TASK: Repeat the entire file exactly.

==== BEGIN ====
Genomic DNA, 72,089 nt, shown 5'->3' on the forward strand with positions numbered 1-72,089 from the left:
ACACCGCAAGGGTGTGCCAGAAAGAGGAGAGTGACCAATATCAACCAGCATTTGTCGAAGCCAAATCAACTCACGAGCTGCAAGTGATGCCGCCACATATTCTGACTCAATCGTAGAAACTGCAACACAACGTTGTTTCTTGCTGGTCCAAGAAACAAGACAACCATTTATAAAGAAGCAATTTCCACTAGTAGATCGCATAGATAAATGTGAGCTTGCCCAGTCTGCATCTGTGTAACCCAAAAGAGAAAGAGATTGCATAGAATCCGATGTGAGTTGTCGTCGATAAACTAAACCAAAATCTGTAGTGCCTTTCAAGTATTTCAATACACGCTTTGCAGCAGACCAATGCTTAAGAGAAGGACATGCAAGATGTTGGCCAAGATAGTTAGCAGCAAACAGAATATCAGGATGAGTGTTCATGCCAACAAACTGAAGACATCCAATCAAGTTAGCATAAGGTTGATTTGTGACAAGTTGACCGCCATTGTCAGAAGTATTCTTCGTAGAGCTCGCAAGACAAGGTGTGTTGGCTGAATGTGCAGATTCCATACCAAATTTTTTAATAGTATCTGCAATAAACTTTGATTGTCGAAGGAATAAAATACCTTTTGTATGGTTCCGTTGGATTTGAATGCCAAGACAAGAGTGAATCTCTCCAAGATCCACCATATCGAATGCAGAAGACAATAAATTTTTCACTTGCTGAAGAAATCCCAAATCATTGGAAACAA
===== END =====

Genomic DNA, 72,089 nt, shown 5'->3' on the forward strand with positions numbered 1-72,089 from the left:
ACACCGCAAGGGTGTGCCAGAAAGAGGAGAGTGACCAATATCAACCAGCATTTGTCGAAGCCAAATCAACTCACGAGCTGCAAGTGATGCCGCCACATATTCTGACTCAATCGTAGAAACTGCAACACAACGTTGTTTCTTGCTGGTCCAAGAAACAAGACAACCATTTATAAAGAAGCAATTTCCACTAGTAGATCGCATAGATAAATGTGAGCTTGCCCAGTCTGCATCTGTGTAACCCAAAAGAGAAAGAGATTGCATAGAATCCGATGTGAGTTGTCGTCGATAAACTAAACCAAAATCTGTAGTGCCTTTCAAGTATTTCAATACACGCTTTGCAGCAGACCAATGCTTAAGAGAAGGACATGCAAGATGTTGGCCAAGATAGTTAGCAGCAAACAGAATATCAGGATGAGTGTTCATGCCAACAAACTGAAGACATCCAATCAAGTTAGCATAAGGTTGATTTGTGACAAGTTGACCGCCATTGTCAGAAGTATTCTTCGTAGAGCTCGCAAGACAAGGTGTGTTGGCTGAATGTGCAGATTCCATACCAAATTTTTTAATAGTATCTGCAATAAACTTTGATTGTCGAAGGAATAAAATACCTTTTGTATGGTTCCGTTGGATTTGAATGCCAAGACAAGAGTGAATCTCTCCAAGATCCACCATATCGAATGCAGAAGACAATAAATTTTTCACTTGCTGAAGAAATCCCAAATCATTGGAAACAA